It is surprising that BMAL1-IR remarkably decreased promptly after a nocturnal light pulse. It has been reported that BMAL1transcript does not change for up to ∼1 hr after light pulse (Abe et al., 1998). This evidence strongly suggests that acute BMAL1 protein reduction might be caused by degradation. This implies a certain evolutionary conserved similarity to the fly photoentrainment process accompanying dTimeless degradation (Myers et al., 1996; Zeng et al., 1996; Naidoo et al., 1999). Degradation of dTimeless appears to be one of the pivotal events for the resetting of the fly clock. Thus, BMAL1 reduction (presumably degradation) is also a potential light-sensitive target of the mammalian clock. The effect of light on BMAL1 also provides a potential explanation for entrainment to a 24 hr light/dark cycle. It can account for phase-shifting light pulses having three different time-dependent effects. (1) Light delays the BMAL1 protein cycle at CT15 or ZT14 by causing a reduction of BMAL1. In the early night, reduction of BMAL1 after a light pulse was observed more clearly than in late night. Although BMAL1 protein increases steeply at the boundary from day to night, reduction of BMAL1 at the boundary from night to day seems to be relatively moderate (Figs. 2, 3). Because the difference in increasing and decreasing pattern of BMAL1 protein, we can assume that phase delay shift needs a larger level of BMAL1 protein reduction than phase advance shift. This assumption can explain the reason why light exposure at CT15 cause a larger BMAL1 protein reduction than at CT21. Recovery of BMAL1 content is probably attributable to the existence of substantial transcript levels at these times, so the reduced BMAL1 can be replaced. (2) In the late night, reduction of BMAL1 after a light pulse was observed modestly, probably because the slight circadian change in BMAL1 content during night/day boundary does not require much change to shift into a newly advanced phase. This notion is supported by the fact that BMAL1transcript is also decreasing at these times. (3) During subjective day, no significant reduction of BMAL1 protein is consistent with no evident effect of light on phase shifting at these times.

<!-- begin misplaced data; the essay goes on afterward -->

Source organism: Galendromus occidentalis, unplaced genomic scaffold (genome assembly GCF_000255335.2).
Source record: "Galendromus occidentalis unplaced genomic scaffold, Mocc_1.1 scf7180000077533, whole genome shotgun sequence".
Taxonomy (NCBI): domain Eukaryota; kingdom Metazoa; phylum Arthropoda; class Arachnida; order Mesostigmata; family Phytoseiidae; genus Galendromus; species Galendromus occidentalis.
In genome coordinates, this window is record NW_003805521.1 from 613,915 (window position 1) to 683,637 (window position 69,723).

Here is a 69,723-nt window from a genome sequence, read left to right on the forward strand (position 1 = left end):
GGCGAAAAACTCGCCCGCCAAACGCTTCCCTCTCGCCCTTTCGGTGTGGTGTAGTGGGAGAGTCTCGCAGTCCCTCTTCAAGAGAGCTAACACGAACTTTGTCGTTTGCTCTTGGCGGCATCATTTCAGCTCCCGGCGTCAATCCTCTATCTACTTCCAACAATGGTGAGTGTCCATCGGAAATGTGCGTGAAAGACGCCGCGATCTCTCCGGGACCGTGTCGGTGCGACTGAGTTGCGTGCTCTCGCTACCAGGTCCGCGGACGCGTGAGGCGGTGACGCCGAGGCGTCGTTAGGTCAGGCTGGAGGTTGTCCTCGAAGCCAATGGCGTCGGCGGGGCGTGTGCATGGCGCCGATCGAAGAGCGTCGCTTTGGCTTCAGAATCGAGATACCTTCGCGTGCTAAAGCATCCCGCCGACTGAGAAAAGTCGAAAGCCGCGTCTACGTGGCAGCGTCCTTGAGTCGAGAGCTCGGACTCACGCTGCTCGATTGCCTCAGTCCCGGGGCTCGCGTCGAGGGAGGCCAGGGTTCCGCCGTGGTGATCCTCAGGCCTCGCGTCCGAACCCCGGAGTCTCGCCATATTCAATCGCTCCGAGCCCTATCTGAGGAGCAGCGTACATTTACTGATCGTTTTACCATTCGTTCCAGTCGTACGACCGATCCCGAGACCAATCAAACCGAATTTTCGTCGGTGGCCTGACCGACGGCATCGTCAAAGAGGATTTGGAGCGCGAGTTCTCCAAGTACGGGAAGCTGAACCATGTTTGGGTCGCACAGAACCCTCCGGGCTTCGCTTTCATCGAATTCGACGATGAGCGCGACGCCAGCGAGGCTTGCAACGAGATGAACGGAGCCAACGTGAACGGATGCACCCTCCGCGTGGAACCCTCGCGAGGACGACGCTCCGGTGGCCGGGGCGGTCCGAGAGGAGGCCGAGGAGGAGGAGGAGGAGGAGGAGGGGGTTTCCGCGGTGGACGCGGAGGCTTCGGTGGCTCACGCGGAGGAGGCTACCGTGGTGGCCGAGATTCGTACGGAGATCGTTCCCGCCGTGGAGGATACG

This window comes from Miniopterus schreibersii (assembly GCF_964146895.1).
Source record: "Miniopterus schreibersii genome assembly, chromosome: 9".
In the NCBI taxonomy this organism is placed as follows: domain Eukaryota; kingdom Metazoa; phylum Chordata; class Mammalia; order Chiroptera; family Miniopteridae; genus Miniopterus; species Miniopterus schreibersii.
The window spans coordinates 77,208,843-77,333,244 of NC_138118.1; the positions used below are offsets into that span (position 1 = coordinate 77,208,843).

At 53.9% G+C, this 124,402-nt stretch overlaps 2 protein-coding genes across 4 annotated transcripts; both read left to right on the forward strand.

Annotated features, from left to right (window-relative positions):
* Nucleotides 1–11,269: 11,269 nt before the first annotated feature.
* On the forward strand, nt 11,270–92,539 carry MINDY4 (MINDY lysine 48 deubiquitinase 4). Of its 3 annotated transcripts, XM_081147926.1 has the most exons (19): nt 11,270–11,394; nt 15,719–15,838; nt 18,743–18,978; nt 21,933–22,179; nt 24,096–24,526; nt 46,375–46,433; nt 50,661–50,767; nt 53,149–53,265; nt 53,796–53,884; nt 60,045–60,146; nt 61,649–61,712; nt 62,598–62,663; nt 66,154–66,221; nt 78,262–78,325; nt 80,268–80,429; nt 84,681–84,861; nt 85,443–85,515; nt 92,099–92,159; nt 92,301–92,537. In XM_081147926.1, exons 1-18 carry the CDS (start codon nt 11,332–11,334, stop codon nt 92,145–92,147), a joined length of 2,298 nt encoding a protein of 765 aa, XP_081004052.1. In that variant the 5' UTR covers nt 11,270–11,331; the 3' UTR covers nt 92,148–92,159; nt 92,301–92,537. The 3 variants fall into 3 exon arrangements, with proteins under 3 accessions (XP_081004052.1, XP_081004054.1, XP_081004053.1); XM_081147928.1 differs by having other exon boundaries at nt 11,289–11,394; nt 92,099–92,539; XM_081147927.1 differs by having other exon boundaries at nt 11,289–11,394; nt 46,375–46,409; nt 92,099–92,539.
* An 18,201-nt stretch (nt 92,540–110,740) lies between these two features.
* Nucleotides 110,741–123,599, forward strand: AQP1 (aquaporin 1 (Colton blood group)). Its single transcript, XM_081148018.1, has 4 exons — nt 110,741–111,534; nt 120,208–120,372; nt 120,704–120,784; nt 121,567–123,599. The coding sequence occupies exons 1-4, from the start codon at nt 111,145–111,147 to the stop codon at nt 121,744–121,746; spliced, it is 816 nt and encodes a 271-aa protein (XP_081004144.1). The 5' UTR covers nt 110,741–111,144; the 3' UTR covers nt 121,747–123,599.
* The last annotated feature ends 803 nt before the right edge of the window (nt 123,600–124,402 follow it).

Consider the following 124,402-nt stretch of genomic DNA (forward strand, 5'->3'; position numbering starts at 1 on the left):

We cannot exclude the possibility that other components of the system influence light response. Acute induction of Per1 andPer2 transcripts in the SCN by photic stimulation is assumed to be mediated by transactivation of BMAL1/CLOCK heterodimer on their E-box elements or another unknown activating pathway downstream of hypothetical LRE. Induced Per1 and Per2transcripts peak after 1–1.5 hr of light onset, then rapidly decrease (Albrecht et al., 1997; Shigeyoshi et al., 1997; Yan et al., 1999). Our data reveal that the BMAL1 content in the SCN substantially decreases within ∼2 hr after a light pulse. Experiments using hamsters and mice demonstrate that resetting of the circadian oscillator occurs within ∼2 hr, indicating that the molecular photoentrainment process in rodents may be completed at ∼2 hr after photic stimulation (Best et al., 1999). This circumstantial evidence suggests the following hypothesis: during the photoentrainment, acute BMAL1 reduction temporally releases the major part of the E-box elements upstream ofPer genes from the control of the CLOCK/BMAL1 heterodimer for circadian expression. Simultaneously, another unknown LRE-binding factor replaces the major part of the controller upstream ofPer genes, enabling the LRE to induce Per genes acutely. Our findings may shed light on unknown modulating pathways potentially important in the phase resetting of the mammalian circadian clock.
The biochemical mechanism responsible for light-induced BMAL1 reduction (presumably degradation) is largely elusive. Glutamate is considered a major neurotransmitter mediating photoentrainment into the SCN (Ding et al., 1994). Glutamate causes phase shifts on the SCN slice and induces LRE-controlled immediate early genes, i.e., c-Fos andmPer1 (Akiyama et al., 1999), probably via intracellular signaling mainly downstream of an NMDA receptor (Mintz et al., 1999). Our results showed that application of glutamate and NMDA, but not DHPG, on SCN slices directly reduced BMAL1 protein content in a manner similar to the photic reduction in vivo. The reduction in BMAL1 protein appears to occur via certain unknown signal transduction pathways probably including activation of some protein kinases and proteases in the nucleus downstream of the ionotropic NMDA-gated calcium channel. Our findings strongly suggest the existence of novel modulating mechanisms, potentially the primary light-responsive targets before the elevation of LRE-evoked transcription during the resetting of the mammalian biological clock.
This work was supported by a Grant-in-Aid for Scientific Research from Uehara Memorial Foundation (T.T.), a Grant-in-Aid for Scientific Research from Nissan Science Foundation (T.T.), the Project Research Grant 10-20 of Toho University School of Medicine (T.T.), and the Scientific Research Promotion Fund from the Japan Private School Promotion Foundation (T.K.).
Correspondence should be addressed to Teruya Tamaru, Department of Physiology, Toho University School of Medicine, 5-21-16 Ohmori-nishi Ohta-ku, Tokyo 143–8540, Japan. E-mail:.